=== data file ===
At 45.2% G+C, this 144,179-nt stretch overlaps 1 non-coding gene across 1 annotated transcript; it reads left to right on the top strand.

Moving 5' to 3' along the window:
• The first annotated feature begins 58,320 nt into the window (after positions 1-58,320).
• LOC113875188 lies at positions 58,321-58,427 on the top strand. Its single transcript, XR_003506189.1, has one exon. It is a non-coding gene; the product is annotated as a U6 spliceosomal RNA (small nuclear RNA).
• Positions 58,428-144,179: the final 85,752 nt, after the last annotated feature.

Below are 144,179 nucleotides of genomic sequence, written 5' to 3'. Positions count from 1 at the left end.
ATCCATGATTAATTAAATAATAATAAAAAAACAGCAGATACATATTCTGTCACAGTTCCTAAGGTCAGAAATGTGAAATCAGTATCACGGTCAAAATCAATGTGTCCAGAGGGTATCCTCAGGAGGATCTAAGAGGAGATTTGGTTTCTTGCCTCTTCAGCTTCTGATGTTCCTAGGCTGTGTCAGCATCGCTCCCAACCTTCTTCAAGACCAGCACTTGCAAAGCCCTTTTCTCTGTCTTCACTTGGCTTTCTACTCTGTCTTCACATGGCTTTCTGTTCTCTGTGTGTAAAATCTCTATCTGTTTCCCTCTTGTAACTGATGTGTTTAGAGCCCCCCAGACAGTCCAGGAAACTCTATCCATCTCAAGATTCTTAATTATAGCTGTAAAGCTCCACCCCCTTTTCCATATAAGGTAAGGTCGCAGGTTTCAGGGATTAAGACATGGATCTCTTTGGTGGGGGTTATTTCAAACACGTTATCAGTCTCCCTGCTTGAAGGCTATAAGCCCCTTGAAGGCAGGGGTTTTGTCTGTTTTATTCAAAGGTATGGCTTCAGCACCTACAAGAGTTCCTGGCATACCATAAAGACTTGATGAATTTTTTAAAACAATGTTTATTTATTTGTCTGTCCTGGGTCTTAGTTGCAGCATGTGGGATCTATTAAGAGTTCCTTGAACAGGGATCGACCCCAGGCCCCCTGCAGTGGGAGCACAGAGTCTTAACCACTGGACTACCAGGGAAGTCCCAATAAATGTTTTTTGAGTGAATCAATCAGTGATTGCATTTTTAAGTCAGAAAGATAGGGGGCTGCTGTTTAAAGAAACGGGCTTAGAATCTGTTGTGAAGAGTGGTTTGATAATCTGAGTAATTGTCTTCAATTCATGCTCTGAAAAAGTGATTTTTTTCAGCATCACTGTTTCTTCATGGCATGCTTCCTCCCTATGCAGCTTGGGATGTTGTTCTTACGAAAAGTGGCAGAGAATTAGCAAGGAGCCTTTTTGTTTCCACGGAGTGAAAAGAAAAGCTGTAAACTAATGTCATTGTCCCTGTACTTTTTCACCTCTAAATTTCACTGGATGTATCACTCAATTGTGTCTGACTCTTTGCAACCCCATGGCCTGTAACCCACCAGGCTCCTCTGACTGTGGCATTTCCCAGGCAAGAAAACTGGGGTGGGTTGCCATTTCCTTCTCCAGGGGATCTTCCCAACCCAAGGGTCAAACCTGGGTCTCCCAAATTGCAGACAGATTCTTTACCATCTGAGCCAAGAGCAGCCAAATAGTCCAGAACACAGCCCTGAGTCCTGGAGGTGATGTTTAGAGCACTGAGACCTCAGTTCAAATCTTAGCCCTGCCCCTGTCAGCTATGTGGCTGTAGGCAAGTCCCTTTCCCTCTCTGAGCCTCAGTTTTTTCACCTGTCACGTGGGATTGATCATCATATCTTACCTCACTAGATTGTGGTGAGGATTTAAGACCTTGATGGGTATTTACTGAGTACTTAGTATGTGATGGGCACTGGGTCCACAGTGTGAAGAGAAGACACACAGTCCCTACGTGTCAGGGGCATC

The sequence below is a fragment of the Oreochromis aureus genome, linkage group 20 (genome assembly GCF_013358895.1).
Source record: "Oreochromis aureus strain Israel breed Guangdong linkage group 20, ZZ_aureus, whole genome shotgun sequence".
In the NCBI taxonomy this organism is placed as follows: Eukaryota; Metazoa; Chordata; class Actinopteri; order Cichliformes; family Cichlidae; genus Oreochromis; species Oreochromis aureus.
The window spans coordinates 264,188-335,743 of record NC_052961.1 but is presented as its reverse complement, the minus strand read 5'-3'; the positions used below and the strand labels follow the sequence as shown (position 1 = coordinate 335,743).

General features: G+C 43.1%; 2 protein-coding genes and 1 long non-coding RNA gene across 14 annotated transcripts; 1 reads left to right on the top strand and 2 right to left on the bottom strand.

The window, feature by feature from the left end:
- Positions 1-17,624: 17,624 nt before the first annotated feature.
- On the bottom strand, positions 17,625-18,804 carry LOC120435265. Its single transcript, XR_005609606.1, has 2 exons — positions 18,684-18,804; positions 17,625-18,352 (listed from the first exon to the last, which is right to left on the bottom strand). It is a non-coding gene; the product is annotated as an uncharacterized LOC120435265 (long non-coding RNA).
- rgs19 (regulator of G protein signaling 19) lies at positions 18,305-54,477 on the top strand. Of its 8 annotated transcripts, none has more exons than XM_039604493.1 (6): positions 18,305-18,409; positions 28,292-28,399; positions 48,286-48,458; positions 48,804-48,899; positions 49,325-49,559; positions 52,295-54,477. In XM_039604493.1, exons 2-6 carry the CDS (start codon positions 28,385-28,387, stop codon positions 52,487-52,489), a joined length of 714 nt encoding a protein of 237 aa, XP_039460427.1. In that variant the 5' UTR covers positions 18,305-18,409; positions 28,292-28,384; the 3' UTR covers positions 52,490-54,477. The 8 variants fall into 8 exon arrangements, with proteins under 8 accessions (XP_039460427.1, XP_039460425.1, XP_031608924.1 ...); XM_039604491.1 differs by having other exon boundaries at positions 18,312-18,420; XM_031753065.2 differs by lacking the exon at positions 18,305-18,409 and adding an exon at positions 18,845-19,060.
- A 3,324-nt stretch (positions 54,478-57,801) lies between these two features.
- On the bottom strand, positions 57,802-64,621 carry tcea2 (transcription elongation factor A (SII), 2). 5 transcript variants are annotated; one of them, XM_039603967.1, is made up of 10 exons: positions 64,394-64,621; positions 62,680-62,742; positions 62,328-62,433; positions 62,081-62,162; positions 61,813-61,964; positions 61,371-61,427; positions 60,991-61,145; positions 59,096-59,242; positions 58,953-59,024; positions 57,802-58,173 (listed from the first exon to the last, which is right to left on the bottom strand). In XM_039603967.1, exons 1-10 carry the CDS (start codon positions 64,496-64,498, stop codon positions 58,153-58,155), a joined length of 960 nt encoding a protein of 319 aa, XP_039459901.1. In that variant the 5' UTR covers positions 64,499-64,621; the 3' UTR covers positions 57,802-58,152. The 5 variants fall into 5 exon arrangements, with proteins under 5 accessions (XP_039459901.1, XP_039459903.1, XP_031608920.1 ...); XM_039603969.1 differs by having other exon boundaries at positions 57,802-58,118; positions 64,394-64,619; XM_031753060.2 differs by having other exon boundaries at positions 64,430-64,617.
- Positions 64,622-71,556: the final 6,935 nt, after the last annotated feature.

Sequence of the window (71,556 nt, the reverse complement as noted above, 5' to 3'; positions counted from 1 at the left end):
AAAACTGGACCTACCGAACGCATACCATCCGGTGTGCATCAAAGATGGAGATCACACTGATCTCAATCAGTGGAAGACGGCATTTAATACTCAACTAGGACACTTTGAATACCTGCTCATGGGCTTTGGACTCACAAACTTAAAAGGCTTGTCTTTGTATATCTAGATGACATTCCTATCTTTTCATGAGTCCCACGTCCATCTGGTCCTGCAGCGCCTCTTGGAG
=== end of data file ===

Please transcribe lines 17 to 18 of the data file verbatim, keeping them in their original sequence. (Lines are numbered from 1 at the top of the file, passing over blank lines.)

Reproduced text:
- A 3,324-nt stretch (positions 54,478-57,801) lies between these two features.
- On the bottom strand, positions 57,802-64,621 carry tcea2 (transcription elongation factor A (SII), 2). 5 transcript variants are annotated; one of them, XM_039603967.1, is made up of 10 exons: positions 64,394-64,621; positions 62,680-62,742; positions 62,328-62,433; positions 62,081-62,162; positions 61,813-61,964; positions 61,371-61,427; positions 60,991-61,145; positions 59,096-59,242; positions 58,953-59,024; positions 57,802-58,173 (listed from the first exon to the last, which is right to left on the bottom strand). In XM_039603967.1, exons 1-10 carry the CDS (start codon positions 64,496-64,498, stop codon positions 58,153-58,155), a joined length of 960 nt encoding a protein of 319 aa, XP_039459901.1. In that variant the 5' UTR covers positions 64,499-64,621; the 3' UTR covers positions 57,802-58,152. The 5 variants fall into 5 exon arrangements, with proteins under 5 accessions (XP_039459901.1, XP_039459903.1, XP_031608920.1 ...); XM_039603969.1 differs by having other exon boundaries at positions 57,802-58,118; positions 64,394-64,619; XM_031753060.2 differs by having other exon boundaries at positions 64,430-64,617.